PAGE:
Ninth Report


December 12, 1999

Back at the training center in Theis after the trainees' week in their villages, there were lots of jokes about Matam as the least desirable assignment in all of Senegal.  It is ugly, dry, hot, and there’s nothing to do, but the best people live there.   (John thought it sounded like Minnesota.)  There is so little there and so little to do it is called the fecal art capital. Remember that piece of art that Shannon sent me for my birthday? [LINK] And I had thought it to be so pretty! Oh, nevermind. I remember now that the artist is from Theis, not Matam. Phew.

The new volunteers were making bets on each other as to who would ET first. Another acronym. That means Early Termination …go home early because they can’t take it anymore. The odds makers determined that none of the four new volunteers to Shannon's area would ET, particularly Shannon.  In fact they voted her the most likely to extend her service for a third year because she is so happy there. That was good news for her parents to hear!
     Shannon has no thoughts of doing an ET.   Her thoughts of the future are about what she will do with her visitors from home when they come. 

It sounds like Shannon is going to have a good holiday season at the Regional Center before she heads out to her assignment in Matam.  John asked if she was ready to do something, meaning get to work at her actual volunteer assignment.  She answered that she is ready to NOT do anything for a while because these past three months she has been constantly stimulated by everything around her, always learning and studying, and she is exhausted and drained by the sensory overload.  She is ready for a break and looking forward to not having to concentrate 11 hours a day.  She compared it to Army boot camp.

She is at the end of the training period, on the verge of swearing in as a Peace Corps Volunteer -- a huge step in her life.  Getting there was big, making it through training is an accomplishment, but soon the real thing ...

December 19

32 trainees got sworn in on Friday, December 17th.  
     Shannon will spend the first six months she is in Matam learning Pular, and familiarizing herself with current Senegalese health practices, and just drinking tea.   After those first six months she will go around to the villages and evaluate what most needs to be done.  Her main job is to teach them how to teach others about health practices, things such as washing their hands before eating which is especially important because they eat with their hands.  The usual practice now is to dip their hands in water before they eat, but they all use the same bowl and they don't use soap.  

Shannon asked us what blood type she was.  PC records say she is positive, but her Red Cross card says she is negative.  Wondering which one it really is, I emphatically said that she is negative and she'd better get the records straight, because a transfusion of positive blood would be bad.  I don't even want to think about her having a need for a blood transfusion over there!

December 22

Shannon called from the Regional Center in Ndjioum.  She likes it there a lot.  The last time she said it was a happy place; this time she called it such a homey place.  If only it weren't so far from her village.   She'll be there for 4-5 days, at least until after Christmas, and probably for New Year's.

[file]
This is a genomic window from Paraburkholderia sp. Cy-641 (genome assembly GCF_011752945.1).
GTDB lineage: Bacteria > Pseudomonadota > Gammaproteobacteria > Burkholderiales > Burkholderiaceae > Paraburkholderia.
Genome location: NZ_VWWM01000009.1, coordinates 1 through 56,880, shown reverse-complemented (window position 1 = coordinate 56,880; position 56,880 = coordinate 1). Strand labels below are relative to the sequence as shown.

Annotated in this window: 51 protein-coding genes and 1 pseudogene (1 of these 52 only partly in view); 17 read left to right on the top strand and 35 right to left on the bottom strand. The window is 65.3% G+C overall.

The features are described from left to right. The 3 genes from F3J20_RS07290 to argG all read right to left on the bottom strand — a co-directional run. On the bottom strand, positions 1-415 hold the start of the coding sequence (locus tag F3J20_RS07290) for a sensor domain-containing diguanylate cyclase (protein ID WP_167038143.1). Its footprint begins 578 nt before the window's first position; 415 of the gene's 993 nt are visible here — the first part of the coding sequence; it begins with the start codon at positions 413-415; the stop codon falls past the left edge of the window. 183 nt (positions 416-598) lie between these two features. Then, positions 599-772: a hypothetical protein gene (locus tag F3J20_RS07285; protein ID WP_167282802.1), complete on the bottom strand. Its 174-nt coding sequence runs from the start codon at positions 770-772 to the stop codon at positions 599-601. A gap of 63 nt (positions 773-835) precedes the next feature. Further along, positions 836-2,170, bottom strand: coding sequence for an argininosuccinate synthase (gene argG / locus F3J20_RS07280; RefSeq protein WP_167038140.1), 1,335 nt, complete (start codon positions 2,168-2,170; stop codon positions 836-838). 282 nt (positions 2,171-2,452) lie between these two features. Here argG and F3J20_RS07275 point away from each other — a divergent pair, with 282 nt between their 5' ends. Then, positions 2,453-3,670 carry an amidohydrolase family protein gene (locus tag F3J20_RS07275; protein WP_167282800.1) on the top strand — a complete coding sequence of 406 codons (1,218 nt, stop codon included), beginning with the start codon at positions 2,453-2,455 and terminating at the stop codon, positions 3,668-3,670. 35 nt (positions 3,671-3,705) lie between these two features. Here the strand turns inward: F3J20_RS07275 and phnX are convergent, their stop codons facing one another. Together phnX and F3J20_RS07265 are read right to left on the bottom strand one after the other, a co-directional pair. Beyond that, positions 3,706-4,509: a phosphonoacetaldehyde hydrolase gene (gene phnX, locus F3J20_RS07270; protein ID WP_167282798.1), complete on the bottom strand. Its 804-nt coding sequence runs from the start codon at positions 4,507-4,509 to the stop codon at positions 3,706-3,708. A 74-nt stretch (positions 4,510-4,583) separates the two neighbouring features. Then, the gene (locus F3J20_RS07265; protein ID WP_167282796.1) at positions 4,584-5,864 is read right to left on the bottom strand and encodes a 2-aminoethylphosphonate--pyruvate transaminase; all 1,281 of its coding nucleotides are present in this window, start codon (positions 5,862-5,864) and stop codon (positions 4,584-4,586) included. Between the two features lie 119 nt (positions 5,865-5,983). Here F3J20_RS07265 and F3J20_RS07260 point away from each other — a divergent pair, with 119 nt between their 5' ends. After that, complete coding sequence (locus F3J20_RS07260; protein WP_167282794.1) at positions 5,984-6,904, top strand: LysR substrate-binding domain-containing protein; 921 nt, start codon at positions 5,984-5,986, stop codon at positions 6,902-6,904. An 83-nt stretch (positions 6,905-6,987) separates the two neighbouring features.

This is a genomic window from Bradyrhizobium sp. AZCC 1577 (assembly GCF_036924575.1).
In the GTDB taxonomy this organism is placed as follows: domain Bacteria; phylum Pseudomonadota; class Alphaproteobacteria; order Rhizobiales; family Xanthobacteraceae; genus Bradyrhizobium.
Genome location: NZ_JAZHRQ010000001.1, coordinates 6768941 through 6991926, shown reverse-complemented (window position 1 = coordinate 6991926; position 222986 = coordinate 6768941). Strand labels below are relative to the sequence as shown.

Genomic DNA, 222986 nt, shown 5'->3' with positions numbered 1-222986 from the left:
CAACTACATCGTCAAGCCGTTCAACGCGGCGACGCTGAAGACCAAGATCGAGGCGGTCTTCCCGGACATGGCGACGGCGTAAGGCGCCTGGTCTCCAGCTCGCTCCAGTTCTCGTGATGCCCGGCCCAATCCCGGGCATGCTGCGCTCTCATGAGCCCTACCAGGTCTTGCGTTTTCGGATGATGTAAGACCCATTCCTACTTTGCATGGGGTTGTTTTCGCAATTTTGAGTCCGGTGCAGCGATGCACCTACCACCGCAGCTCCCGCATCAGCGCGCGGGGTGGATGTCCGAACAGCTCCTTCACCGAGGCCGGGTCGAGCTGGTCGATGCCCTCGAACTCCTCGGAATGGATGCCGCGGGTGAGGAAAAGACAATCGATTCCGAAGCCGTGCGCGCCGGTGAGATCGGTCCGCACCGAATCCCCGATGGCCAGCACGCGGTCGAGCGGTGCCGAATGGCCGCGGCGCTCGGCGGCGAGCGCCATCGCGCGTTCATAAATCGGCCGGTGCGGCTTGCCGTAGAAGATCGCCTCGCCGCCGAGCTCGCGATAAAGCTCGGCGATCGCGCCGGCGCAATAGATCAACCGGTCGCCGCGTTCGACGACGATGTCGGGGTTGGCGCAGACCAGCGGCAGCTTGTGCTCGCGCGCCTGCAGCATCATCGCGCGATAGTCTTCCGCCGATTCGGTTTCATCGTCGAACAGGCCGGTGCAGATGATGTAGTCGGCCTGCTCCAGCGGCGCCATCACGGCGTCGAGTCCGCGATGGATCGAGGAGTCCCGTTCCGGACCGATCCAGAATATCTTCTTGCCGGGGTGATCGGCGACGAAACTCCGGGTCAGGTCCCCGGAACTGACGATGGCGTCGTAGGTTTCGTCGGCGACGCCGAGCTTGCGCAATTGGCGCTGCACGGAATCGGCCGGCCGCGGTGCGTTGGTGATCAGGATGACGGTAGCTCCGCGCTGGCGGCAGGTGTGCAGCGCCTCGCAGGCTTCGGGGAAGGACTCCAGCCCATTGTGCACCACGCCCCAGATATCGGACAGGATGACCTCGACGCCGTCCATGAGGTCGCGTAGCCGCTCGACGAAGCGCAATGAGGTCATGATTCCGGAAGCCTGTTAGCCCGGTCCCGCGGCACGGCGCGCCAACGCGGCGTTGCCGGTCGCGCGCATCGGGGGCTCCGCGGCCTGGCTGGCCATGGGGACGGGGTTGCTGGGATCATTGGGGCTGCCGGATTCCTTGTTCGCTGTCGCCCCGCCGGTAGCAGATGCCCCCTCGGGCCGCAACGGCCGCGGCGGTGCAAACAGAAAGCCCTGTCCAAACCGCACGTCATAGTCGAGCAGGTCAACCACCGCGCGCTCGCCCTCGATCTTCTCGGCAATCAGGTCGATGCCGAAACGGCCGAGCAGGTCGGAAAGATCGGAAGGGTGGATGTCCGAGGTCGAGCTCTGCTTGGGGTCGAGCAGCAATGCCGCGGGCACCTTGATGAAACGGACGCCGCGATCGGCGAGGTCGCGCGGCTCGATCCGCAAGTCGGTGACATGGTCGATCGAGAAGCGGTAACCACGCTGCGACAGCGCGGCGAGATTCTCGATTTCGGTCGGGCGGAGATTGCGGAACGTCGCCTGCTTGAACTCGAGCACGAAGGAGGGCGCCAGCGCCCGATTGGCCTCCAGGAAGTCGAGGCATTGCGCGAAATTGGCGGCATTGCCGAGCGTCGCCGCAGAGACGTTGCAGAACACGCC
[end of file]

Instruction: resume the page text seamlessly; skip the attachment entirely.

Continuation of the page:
The weather at the Regional Center is lovely, around 75 degrees, 85 at the peak heat of the day, and cool at night. They sleep on the roof of the center under mosquito netting in sleeping bags.

There are two groups of people there, her group of Rural Health Care volunteers and the SEDs.    What are SEDs, you ask?  So did I.  Shannon tosses acronyms around like crazy, seemingly forgetting that there is a world other than where she is.   SEDs are Small Enterprise Development volunteers.  They have such cushy assignments that all of them will have electricity and most of them will have running water in their compounds.  Those capitalists have it the best everywhere, it seems.
     One of the health care workers, on the other hand, who is assigned in a village down south has a 3 1/2 hour bike ride to the nearest paved road, and she has to carry her bike through a river along the way.  Not only that, she has "language issues."  What happens if she needs an appendectomy, I asked.  Actually, one PCV just recently needed to be medivac'd out, and horse carts work quite well -- except during rainy season.  Oh, good.  I had thought there might be cause for concern. 

John asked Shannon to say something in Pulaar, and she replied with something that sounded like "nom ba da." It sounded very African. That was "how are you?" She only knows greetings so far. Some of the volunteers are already as fluent in Pulaar as she is in French because they arrived fluent in French and started right in on Pulaar at the beginning of training.

A pattern of adjustment has been observed over time with the PCVs. The first six months will be the most difficult when she isn’t yet acclimated to the lifestyle and can’t communicate well. There will be ups and downs, and then after a big dip of discouragement at around month six when many of the PCVs quit, everything falls in to place. They are forbidden to take any vacation days during the first 3 months and highly recommended not to take any the first six months. I certainly want Shannon to adjust as well and as soon as possible. That’s what she went there to do. But that rules out a visit from her brother and sister in March.
    It would be too stressful to have visitors during the adjustment phase because she is working so hard to learn the new culture herself without having to take care of visitors. She has had to learn the Senegalese way to talk, to eat, to pee, to shop, to walk – everything, just to fit in there. There’s more to translating than just words.